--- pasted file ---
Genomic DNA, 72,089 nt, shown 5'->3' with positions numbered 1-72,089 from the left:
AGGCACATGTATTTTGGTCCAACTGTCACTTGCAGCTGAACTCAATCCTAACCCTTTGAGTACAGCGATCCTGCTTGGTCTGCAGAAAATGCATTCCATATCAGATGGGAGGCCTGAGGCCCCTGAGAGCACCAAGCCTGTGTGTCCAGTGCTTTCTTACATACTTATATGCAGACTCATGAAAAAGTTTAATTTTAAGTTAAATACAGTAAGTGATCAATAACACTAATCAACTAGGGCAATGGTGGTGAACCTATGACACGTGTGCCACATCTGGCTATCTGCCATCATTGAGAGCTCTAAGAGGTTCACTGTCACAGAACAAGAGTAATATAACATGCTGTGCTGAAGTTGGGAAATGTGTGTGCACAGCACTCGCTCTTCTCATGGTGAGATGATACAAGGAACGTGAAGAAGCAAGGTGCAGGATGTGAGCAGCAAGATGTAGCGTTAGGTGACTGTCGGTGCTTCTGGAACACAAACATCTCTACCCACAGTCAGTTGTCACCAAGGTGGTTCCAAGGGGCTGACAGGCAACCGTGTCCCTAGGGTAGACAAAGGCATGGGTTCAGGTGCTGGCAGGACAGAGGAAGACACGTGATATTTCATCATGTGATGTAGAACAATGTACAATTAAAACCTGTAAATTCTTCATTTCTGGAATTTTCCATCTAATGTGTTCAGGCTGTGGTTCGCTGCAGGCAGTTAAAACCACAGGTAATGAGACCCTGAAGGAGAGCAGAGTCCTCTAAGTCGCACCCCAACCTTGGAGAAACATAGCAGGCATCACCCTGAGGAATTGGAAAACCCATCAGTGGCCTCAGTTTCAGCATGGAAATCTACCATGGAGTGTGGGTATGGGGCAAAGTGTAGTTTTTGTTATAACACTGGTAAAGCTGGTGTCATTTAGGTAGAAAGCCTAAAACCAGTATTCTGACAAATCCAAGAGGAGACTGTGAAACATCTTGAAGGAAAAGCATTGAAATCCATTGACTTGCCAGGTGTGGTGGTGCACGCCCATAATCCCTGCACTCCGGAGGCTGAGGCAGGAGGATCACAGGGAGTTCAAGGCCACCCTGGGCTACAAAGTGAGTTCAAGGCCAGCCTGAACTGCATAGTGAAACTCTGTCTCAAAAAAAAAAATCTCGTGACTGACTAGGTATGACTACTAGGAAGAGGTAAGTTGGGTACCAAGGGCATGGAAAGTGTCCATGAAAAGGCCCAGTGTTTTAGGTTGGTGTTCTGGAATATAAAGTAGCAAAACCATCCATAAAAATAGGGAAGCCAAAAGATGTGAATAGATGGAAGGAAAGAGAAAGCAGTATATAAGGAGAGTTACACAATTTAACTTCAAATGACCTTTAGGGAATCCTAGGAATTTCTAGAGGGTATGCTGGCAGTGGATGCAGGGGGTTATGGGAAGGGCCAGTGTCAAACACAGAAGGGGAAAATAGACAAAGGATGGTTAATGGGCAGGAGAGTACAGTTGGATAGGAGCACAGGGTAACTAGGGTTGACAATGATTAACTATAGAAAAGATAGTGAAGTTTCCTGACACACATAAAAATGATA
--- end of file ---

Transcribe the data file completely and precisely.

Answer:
Genomic DNA, 72,089 nt, shown 5'->3' with positions numbered 1-72,089 from the left:
AGGCACATGTATTTTGGTCCAACTGTCACTTGCAGCTGAACTCAATCCTAACCCTTTGAGTACAGCGATCCTGCTTGGTCTGCAGAAAATGCATTCCATATCAGATGGGAGGCCTGAGGCCCCTGAGAGCACCAAGCCTGTGTGTCCAGTGCTTTCTTACATACTTATATGCAGACTCATGAAAAAGTTTAATTTTAAGTTAAATACAGTAAGTGATCAATAACACTAATCAACTAGGGCAATGGTGGTGAACCTATGACACGTGTGCCACATCTGGCTATCTGCCATCATTGAGAGCTCTAAGAGGTTCACTGTCACAGAACAAGAGTAATATAACATGCTGTGCTGAAGTTGGGAAATGTGTGTGCACAGCACTCGCTCTTCTCATGGTGAGATGATACAAGGAACGTGAAGAAGCAAGGTGCAGGATGTGAGCAGCAAGATGTAGCGTTAGGTGACTGTCGGTGCTTCTGGAACACAAACATCTCTACCCACAGTCAGTTGTCACCAAGGTGGTTCCAAGGGGCTGACAGGCAACCGTGTCCCTAGGGTAGACAAAGGCATGGGTTCAGGTGCTGGCAGGACAGAGGAAGACACGTGATATTTCATCATGTGATGTAGAACAATGTACAATTAAAACCTGTAAATTCTTCATTTCTGGAATTTTCCATCTAATGTGTTCAGGCTGTGGTTCGCTGCAGGCAGTTAAAACCACAGGTAATGAGACCCTGAAGGAGAGCAGAGTCCTCTAAGTCGCACCCCAACCTTGGAGAAACATAGCAGGCATCACCCTGAGGAATTGGAAAACCCATCAGTGGCCTCAGTTTCAGCATGGAAATCTACCATGGAGTGTGGGTATGGGGCAAAGTGTAGTTTTTGTTATAACACTGGTAAAGCTGGTGTCATTTAGGTAGAAAGCCTAAAACCAGTATTCTGACAAATCCAAGAGGAGACTGTGAAACATCTTGAAGGAAAAGCATTGAAATCCATTGACTTGCCAGGTGTGGTGGTGCACGCCCATAATCCCTGCACTCCGGAGGCTGAGGCAGGAGGATCACAGGGAGTTCAAGGCCACCCTGGGCTACAAAGTGAGTTCAAGGCCAGCCTGAACTGCATAGTGAAACTCTGTCTCAAAAAAAAAAATCTCGTGACTGACTAGGTATGACTACTAGGAAGAGGTAAGTTGGGTACCAAGGGCATGGAAAGTGTCCATGAAAAGGCCCAGTGTTTTAGGTTGGTGTTCTGGAATATAAAGTAGCAAAACCATCCATAAAAATAGGGAAGCCAAAAGATGTGAATAGATGGAAGGAAAGAGAAAGCAGTATATAAGGAGAGTTACACAATTTAACTTCAAATGACCTTTAGGGAATCCTAGGAATTTCTAGAGGGTATGCTGGCAGTGGATGCAGGGGGTTATGGGAAGGGCCAGTGTCAAACACAGAAGGGGAAAATAGACAAAGGATGGTTAATGGGCAGGAGAGTACAGTTGGATAGGAGCACAGGGTAACTAGGGTTGACAATGATTAACTATAGAAAAGATAGTGAAGTTTCCTGACACACATAAAAATGATA